"Absolutely, Sun will be joining," the spokesman said. "We will be there at the first meeting on May 16. No rep named yet but we will have one by then."
The move indicates something of a turnabout for Sun, which is supporting an alternative specification to handle Web services orchestration, known as WS-Choreography. That standard, also supported by Oracle Corp. and others, is being developed under the World Wide Web Consortium (W3C). posted by jeff | 10:13 AM
Tuesday, May 06, 2003
UDDI v2 becomes OASIS Standard!
"OASIS is pleased to announce that the UDDI v2 specification has been approved as an OASIS Standard. The UDDI Spec TC is to be congratulated on the work they have done in developing this specification."
posted by jeff | 5:38 PM
Sunday, May 04, 2003
World Wide Grid (WWG) - A Challenge! I'm going to put my marketing hat on for a minute....
It occurred to me that we techies have failed to create a name for the web service based Internet. You know, that thing that is service oriented, message driven, self-describing, standards-based, loosely coupled - yet structured? Roughly, it is the universal services network sitting on top of the Internet and the wireless Internet shooting XML specified messages around according to specifications driven by the non-profits and the computing giants. For a while people called it, Web II or Web V2 - but those have faded away. Today, I propose "World Wide Grid" or "WWG" as the name for the aforementioned network.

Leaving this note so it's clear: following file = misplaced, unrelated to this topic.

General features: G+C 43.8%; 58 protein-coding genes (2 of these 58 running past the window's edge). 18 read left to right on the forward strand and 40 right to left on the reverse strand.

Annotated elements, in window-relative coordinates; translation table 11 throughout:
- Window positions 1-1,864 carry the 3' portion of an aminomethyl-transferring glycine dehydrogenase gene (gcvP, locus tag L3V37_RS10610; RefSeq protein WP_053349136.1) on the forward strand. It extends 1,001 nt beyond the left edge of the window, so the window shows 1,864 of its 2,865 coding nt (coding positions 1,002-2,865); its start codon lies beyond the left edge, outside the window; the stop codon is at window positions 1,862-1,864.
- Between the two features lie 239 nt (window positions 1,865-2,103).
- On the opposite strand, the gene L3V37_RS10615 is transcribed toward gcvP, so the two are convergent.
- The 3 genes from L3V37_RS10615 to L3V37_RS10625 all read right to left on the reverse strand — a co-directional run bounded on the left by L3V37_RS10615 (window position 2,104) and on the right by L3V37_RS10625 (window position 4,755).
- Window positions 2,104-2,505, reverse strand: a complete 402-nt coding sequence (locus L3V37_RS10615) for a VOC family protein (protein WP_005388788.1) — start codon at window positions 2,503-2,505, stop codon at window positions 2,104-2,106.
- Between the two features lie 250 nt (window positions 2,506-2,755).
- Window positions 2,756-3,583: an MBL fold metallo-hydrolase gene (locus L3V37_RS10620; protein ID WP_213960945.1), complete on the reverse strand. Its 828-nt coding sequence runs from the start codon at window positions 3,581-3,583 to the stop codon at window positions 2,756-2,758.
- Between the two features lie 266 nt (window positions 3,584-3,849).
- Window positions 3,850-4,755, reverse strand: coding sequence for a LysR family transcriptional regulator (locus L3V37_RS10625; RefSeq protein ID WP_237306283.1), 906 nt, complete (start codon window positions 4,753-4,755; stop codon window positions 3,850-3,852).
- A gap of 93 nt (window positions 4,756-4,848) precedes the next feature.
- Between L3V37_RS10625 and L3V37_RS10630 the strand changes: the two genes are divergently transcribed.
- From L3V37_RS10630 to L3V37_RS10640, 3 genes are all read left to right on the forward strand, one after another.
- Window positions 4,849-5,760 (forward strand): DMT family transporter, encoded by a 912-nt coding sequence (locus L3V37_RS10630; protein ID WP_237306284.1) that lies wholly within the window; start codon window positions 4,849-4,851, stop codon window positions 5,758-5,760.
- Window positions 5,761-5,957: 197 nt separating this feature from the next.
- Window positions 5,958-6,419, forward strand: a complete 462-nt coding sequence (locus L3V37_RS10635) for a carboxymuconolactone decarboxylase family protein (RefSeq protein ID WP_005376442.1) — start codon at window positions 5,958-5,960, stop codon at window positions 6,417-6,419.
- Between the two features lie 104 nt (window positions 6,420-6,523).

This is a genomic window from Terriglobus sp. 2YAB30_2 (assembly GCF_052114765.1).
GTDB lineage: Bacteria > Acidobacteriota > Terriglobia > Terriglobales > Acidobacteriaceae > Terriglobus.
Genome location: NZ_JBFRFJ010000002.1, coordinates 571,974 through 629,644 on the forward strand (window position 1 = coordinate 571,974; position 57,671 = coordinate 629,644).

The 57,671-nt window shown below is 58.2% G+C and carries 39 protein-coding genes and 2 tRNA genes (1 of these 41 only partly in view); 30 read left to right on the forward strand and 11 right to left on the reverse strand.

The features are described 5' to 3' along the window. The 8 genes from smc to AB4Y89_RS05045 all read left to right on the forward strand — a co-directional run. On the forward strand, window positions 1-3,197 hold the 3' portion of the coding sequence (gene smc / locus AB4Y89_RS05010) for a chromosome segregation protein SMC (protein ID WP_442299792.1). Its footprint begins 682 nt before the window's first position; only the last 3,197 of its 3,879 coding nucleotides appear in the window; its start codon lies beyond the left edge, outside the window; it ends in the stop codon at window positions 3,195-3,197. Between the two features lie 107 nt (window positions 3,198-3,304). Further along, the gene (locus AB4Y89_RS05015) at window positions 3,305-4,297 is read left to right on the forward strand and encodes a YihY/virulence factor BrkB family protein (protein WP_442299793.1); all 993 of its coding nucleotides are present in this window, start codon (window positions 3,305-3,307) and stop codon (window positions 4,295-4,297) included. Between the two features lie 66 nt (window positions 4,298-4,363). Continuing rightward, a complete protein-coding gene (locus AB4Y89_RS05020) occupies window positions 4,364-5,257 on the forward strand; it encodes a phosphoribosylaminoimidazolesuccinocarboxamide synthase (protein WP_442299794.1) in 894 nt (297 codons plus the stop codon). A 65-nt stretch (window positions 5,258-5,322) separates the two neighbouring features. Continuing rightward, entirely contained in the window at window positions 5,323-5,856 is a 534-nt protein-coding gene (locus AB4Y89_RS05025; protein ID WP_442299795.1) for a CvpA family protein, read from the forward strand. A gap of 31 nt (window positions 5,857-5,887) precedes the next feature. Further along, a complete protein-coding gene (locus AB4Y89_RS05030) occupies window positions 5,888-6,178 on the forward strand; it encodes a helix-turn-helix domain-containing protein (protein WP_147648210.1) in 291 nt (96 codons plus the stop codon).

"Huh?", you say...still don't get it?? OK, one more attempt, it is the combination of the WS-I Basic Profile (SOAP, UDDI, WSDL, XML Schema) + the new WS-I Security Profile + an addressing & routing scheme (WS-Routing, WS-Addressing) + a reliable messaging scheme (WS-Reliability) and a transaction scheme (WS-Coordination and WS-Transaction). These protocols will be complemented by a series of protocols that will be optional. The optional protocols will be utilized in a "Must-Understand" scenario between conversing parties. This will include everything from billing, provisioning and SLA's, to logging.